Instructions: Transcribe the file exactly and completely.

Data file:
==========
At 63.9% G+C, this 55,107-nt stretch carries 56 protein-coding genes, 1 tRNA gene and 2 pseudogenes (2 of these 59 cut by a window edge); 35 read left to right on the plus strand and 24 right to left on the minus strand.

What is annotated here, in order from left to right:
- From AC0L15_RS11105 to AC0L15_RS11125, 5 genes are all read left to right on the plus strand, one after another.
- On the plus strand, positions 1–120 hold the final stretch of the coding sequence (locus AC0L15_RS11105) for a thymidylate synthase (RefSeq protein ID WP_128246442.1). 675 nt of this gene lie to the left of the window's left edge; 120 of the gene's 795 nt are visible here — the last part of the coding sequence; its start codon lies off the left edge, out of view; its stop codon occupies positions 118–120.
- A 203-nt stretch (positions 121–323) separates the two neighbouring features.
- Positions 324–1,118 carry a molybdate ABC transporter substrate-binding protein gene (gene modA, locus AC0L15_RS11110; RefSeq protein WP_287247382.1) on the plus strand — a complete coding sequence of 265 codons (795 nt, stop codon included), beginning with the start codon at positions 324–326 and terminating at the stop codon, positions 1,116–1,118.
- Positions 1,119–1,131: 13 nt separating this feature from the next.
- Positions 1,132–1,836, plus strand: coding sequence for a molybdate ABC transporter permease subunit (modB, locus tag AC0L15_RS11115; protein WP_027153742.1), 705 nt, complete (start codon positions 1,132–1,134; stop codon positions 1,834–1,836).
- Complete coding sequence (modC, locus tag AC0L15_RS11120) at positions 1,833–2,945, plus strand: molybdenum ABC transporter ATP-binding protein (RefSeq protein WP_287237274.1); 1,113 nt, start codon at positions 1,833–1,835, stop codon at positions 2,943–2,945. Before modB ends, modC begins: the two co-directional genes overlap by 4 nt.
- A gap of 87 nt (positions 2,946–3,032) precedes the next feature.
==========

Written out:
At 63.9% G+C, this 55,107-nt stretch carries 56 protein-coding genes, 1 tRNA gene and 2 pseudogenes (2 of these 59 cut by a window edge); 35 read left to right on the plus strand and 24 right to left on the minus strand.

What is annotated here, in order from left to right:
- From AC0L15_RS11105 to AC0L15_RS11125, 5 genes are all read left to right on the plus strand, one after another.
- On the plus strand, positions 1–120 hold the final stretch of the coding sequence (locus AC0L15_RS11105) for a thymidylate synthase (RefSeq protein ID WP_128246442.1). 675 nt of this gene lie to the left of the window's left edge; 120 of the gene's 795 nt are visible here — the last part of the coding sequence; its start codon lies off the left edge, out of view; its stop codon occupies positions 118–120.
- A 203-nt stretch (positions 121–323) separates the two neighbouring features.
- Positions 324–1,118 carry a molybdate ABC transporter substrate-binding protein gene (gene modA, locus AC0L15_RS11110; RefSeq protein WP_287247382.1) on the plus strand — a complete coding sequence of 265 codons (795 nt, stop codon included), beginning with the start codon at positions 324–326 and terminating at the stop codon, positions 1,116–1,118.
- Positions 1,119–1,131: 13 nt separating this feature from the next.
- Positions 1,132–1,836, plus strand: coding sequence for a molybdate ABC transporter permease subunit (modB, locus tag AC0L15_RS11115; protein WP_027153742.1), 705 nt, complete (start codon positions 1,132–1,134; stop codon positions 1,834–1,836).
- Complete coding sequence (modC, locus tag AC0L15_RS11120) at positions 1,833–2,945, plus strand: molybdenum ABC transporter ATP-binding protein (RefSeq protein WP_287237274.1); 1,113 nt, start codon at positions 1,833–1,835, stop codon at positions 2,943–2,945. Before modB ends, modC begins: the two co-directional genes overlap by 4 nt.
- A gap of 87 nt (positions 2,946–3,032) precedes the next feature.